“Our approach is to work closely with schools, communities and families to deliver the best possible outcomes for students”, Ms Goddard said.
“We use a strengths-based model, specifically tailored to meet the needs of First Nations girls and young women, with the aim of promoting positive education, employment and life outcomes.”
Stars is overseen by an Indigenous-led Board, with the highest level of Indigenous and business leadership represented. This not only allows Stars to gain the confidence of communities and families, it also ensures that our programs reflect First Nations priorities and are responsive to community needs and feedback.
Stars Chairperson Donisha Duff said, “We are both building and modelling the futures for our Aboriginal and Torres Strait Islander young women from our communities and schools and into the Boardroom”.
“It’s important for our young women to explore what is possible and what they can achieve. They are future leaders in our communities and industry.”
It is Stars Foundation’s understanding that the NIAA will be funding the salaries of Role Models and Leaders staff while the transition to the new providers takes place and that the NIAA will be working with the new providers, including Stars, to secure employment for existing staff where agreement can be reached between the parties.
Year 11 Townsville Stars recently enjoyed a three-day transitions camp to prepare them for Year 12 in 2021.
The camp aimed to strengthen relationships across programs, develop resilience and leadership skills, expose student to different career pathway options, and generally support the development of post-school life skills.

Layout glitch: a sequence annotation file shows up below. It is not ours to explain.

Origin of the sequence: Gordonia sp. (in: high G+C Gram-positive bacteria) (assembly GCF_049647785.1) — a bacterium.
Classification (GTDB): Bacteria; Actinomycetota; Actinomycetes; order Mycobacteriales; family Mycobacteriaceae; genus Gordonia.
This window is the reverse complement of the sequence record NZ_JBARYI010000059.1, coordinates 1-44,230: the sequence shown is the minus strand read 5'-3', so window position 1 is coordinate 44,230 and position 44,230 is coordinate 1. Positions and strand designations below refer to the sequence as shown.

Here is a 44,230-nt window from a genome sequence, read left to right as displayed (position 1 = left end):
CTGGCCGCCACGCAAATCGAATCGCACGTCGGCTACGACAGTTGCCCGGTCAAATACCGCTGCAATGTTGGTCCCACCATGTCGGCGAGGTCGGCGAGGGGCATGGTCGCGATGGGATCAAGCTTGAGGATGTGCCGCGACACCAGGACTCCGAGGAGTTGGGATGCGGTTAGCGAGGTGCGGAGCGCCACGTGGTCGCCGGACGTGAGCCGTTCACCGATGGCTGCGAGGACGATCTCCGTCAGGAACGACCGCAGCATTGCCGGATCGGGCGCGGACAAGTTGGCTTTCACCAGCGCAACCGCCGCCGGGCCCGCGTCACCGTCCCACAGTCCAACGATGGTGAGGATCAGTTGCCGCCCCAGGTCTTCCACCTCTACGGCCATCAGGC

It was a flurry of activity, with team-building activities hosted by the local Police and Youth Community Club, a Stars ‘Amazing Race’ through the city, volunteering opportunities, a Stars careers expo, abseiling down a 20m rock face, and finally some relaxing yoga and meditation.
These deadly young women are now ready to tackle 2021 head on and push themselves to complete Year 12.
Stars Foundation would like to say a huge thank you to all of the local organisations and businesses that contributed to making the transitions camp such a success!
Nhulunbuy Year 12 Stars graduate, Jessie Dargaville, has a very bright future ahead of her.
This year she achieved the top mark in the Northern Territory for English Essentials, with an astounding A+ (14.5 out of 15.0)!
When she heard the news, apart from remarking that she’s “glad it’s over!”, she did comment that her mark showed that “it was definitely worth all of the hard work I’ve put into my study” and that she feels “humbled” by the outcome.